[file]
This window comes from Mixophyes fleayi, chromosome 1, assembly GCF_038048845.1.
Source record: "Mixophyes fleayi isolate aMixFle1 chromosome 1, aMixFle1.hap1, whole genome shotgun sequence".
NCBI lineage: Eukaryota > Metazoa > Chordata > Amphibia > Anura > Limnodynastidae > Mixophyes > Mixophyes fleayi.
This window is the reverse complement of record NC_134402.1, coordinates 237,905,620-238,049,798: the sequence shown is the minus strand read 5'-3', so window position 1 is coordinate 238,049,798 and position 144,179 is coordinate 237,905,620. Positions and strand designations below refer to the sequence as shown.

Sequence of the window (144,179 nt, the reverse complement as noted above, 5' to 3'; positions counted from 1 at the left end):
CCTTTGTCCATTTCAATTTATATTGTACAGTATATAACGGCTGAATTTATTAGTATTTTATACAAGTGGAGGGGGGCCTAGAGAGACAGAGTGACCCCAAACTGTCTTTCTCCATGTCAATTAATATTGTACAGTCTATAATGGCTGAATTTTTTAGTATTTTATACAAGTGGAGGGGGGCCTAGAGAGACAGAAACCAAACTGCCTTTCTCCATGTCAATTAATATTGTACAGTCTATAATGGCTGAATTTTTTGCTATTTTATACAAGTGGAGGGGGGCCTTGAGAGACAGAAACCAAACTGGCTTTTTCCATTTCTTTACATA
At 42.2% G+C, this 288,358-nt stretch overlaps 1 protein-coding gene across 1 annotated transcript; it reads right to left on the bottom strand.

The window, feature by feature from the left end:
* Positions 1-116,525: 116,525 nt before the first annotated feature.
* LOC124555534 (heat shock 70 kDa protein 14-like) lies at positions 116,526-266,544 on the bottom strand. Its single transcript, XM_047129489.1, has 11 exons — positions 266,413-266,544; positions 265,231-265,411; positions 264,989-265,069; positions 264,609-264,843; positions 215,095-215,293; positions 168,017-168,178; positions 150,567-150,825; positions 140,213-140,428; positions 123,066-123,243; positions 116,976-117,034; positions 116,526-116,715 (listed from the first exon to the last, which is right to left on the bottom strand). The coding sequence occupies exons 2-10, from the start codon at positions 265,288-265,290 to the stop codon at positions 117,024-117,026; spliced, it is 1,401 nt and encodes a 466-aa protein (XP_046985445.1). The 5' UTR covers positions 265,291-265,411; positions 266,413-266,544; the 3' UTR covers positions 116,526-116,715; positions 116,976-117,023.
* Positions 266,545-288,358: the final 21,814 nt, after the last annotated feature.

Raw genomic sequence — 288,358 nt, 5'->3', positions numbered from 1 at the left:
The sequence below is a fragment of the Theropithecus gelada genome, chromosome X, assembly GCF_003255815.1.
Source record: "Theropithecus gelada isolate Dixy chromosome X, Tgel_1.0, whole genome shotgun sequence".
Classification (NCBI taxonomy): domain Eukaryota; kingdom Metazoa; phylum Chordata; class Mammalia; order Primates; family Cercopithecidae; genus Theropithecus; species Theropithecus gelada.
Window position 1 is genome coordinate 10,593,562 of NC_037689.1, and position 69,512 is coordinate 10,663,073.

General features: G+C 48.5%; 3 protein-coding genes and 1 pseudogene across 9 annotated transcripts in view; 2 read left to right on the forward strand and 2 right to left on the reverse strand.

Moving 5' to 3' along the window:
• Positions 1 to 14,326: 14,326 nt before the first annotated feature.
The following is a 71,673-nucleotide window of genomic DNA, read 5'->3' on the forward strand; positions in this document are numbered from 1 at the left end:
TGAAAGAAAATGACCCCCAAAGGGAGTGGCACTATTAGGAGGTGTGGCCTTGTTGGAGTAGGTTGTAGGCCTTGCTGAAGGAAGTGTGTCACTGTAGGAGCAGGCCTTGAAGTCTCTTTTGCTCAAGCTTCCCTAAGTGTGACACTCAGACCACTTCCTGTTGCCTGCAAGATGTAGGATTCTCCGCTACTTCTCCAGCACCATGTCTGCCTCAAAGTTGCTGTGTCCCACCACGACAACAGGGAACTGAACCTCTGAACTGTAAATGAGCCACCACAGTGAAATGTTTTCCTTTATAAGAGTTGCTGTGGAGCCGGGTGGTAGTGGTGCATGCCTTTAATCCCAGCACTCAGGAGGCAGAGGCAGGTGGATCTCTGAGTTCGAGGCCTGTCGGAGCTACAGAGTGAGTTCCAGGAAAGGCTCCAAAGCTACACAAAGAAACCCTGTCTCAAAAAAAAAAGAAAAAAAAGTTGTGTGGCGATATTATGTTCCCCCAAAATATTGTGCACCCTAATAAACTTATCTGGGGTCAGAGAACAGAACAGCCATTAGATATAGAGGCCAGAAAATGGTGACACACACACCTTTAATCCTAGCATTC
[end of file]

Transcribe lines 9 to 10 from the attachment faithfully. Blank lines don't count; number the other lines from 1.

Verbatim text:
* Positions 1-116,525: 116,525 nt before the first annotated feature.
* LOC124555534 (heat shock 70 kDa protein 14-like) lies at positions 116,526-266,544 on the bottom strand. Its single transcript, XM_047129489.1, has 11 exons — positions 266,413-266,544; positions 265,231-265,411; positions 264,989-265,069; positions 264,609-264,843; positions 215,095-215,293; positions 168,017-168,178; positions 150,567-150,825; positions 140,213-140,428; positions 123,066-123,243; positions 116,976-117,034; positions 116,526-116,715 (listed from the first exon to the last, which is right to left on the bottom strand). The coding sequence occupies exons 2-10, from the start codon at positions 265,288-265,290 to the stop codon at positions 117,024-117,026; spliced, it is 1,401 nt and encodes a 466-aa protein (XP_046985445.1). The 5' UTR covers positions 265,291-265,411; positions 266,413-266,544; the 3' UTR covers positions 116,526-116,715; positions 116,976-117,023.